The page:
MILAN – Stellantis shareholders on Thursday approved the compensation package for the car maker’s top management, including for CEO Carlos Tavares, after rejecting it last year.

In a consultative-only vote, around 80 percent of Stellantis shareholders voted in favor of the 2022 executive remuneration report for senior managers at the annual general meeting (AGM) of the world’s third largest carmaker.

Total remuneration for Tavares, including long-term incentives which might not necessarily turn in full into a payment, amounted last year to around 23.5 million euros ($25.6 million), higher than 19.2 million euros in 2021.

The amount, based on Stellantis’ record results last year, is made up 91 percent of variable remuneration components, including 11.6 million euros in long-term incentives, the group has said.

Chariman John Elkann, the scion of Italy’s Agnelli family which is Stellantis largest single shareholder through its Exor holding company, welcomed the “largely positive” vote.

“Our remuneration report reflects our believes of rewarding performance based on the achievement of ambitious goals, both financial and ESG related objectives,” he said.

Stellantis has said the actual compensation its CEO received for last year fell 13 percent compared to 2021 to 14.9 million euros.

The vote came after investors rejected Stellantis’ executive remuneration for 2021, the first year of life for the carmaker formed through the merger of Fiat Chrysler and Peugeot maker PSA.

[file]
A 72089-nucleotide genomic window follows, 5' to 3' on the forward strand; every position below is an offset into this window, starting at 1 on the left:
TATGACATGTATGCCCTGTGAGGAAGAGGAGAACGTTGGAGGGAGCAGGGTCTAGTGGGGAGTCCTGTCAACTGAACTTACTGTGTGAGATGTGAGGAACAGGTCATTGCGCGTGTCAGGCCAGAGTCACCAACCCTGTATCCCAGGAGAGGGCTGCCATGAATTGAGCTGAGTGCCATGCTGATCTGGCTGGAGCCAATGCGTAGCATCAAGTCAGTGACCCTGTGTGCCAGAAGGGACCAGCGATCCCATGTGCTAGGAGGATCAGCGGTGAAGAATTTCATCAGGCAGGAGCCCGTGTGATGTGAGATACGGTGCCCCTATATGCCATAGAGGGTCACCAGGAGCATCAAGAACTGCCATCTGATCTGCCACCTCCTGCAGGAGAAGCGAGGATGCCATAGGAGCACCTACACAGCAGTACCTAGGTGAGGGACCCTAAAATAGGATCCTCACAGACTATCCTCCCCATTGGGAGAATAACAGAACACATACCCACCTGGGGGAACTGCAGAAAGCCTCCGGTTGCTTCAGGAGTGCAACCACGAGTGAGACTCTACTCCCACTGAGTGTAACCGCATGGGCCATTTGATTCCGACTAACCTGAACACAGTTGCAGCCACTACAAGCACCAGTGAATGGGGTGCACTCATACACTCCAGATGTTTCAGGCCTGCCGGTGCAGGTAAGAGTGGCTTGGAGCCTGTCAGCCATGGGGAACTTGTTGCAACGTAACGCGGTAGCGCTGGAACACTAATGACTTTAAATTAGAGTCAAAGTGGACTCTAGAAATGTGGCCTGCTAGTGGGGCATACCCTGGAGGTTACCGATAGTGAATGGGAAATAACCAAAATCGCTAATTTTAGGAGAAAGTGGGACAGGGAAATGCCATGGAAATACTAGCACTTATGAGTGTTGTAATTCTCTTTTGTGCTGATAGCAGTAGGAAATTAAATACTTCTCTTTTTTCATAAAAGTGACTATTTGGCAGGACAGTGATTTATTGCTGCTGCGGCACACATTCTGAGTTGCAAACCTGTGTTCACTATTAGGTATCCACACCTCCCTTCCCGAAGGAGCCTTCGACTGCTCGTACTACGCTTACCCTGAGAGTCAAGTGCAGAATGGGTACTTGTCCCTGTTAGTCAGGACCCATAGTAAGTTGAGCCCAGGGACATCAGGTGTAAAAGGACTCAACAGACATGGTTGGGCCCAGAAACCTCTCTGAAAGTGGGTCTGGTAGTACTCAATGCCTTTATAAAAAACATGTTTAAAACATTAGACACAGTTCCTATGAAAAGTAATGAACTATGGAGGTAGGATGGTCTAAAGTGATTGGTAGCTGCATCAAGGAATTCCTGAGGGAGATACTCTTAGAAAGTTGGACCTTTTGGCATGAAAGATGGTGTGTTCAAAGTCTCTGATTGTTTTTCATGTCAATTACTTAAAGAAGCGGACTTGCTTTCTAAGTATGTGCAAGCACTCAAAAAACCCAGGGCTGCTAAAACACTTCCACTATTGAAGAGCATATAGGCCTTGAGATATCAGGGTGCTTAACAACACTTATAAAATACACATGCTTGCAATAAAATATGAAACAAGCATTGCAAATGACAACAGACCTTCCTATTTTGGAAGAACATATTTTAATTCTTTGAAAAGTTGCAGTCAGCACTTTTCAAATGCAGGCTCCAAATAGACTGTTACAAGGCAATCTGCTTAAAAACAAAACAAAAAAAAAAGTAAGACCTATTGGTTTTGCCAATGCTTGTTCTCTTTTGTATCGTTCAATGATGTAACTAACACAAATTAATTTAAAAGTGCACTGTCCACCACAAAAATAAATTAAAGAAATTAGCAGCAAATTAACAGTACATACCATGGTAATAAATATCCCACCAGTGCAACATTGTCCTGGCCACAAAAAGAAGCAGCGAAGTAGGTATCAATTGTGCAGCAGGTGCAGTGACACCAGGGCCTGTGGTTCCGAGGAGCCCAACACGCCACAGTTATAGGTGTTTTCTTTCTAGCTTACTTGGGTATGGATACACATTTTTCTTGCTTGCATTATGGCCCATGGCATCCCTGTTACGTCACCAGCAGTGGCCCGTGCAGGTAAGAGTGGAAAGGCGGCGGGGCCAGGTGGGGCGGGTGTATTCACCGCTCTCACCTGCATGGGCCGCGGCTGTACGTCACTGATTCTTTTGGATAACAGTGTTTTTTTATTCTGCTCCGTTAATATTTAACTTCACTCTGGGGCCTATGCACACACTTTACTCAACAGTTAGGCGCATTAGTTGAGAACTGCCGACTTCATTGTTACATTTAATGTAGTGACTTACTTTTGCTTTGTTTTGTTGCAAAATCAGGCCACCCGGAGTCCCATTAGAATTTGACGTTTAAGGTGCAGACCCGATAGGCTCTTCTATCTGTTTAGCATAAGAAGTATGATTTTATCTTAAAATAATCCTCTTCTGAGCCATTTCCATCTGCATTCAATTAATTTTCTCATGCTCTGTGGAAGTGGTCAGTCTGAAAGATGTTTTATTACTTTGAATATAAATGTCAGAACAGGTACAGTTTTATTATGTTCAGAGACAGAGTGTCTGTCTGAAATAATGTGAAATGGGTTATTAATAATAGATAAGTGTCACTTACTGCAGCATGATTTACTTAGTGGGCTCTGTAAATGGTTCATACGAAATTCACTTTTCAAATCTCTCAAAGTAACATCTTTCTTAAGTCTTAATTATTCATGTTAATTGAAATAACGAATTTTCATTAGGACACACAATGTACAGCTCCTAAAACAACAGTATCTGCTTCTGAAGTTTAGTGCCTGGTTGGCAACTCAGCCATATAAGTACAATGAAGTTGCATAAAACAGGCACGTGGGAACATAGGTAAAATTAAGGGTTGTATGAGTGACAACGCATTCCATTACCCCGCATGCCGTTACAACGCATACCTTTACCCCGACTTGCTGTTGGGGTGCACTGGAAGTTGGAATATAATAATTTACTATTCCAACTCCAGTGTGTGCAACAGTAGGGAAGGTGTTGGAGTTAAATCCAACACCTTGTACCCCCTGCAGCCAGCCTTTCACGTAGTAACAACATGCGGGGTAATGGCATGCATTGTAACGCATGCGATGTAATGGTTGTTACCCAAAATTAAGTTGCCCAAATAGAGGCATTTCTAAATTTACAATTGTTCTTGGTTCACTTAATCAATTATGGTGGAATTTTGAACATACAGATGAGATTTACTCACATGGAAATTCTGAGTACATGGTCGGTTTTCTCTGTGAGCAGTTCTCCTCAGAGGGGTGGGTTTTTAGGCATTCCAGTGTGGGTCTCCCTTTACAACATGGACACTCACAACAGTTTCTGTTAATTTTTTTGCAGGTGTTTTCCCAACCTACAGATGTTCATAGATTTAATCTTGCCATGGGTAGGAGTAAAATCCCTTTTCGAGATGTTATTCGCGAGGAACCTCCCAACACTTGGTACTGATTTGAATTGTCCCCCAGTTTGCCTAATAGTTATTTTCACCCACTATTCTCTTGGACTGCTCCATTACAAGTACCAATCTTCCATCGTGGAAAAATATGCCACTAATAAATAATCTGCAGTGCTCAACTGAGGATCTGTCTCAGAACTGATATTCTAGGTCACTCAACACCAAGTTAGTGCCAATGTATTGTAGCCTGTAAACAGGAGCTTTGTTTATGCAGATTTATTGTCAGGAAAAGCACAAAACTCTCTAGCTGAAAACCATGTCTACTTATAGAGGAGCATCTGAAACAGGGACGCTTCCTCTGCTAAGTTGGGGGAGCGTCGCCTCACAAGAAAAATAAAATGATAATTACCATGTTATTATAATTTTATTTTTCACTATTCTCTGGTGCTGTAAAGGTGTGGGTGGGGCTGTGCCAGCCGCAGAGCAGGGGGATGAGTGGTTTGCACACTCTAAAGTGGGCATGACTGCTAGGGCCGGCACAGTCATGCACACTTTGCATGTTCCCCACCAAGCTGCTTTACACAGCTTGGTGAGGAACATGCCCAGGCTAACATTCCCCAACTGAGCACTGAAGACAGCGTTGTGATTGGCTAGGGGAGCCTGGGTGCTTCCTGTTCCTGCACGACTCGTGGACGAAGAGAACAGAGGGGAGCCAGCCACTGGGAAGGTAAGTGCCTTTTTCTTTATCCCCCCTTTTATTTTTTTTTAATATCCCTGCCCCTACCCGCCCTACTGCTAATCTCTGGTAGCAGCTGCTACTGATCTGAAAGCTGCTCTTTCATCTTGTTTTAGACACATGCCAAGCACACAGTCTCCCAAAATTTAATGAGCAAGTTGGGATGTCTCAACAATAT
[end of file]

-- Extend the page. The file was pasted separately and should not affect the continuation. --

Back then Tavares’ remuneration, one of the highest among CEOs in the automotive industry, had prompted strong criticism from trade unions and politicians, especially in France, at a time when the country was in the mid of a campaign for presidential elections dominated by a cost-of-living crisis.

In response to last year’s vote and based on later feedbacks from shareholders, Stellantis introduced changes to its remuneration policy and to its disclosure practices.

Ford CEO James Farley earned a total of around $21 million last year, down from almost $23 million in 2021, while compensations were far smaller in Europe. Compensations for last year amounted to 4.5 million euros for Renault’s CEO and 7.4 million euros for Volkswagen’s CEO.

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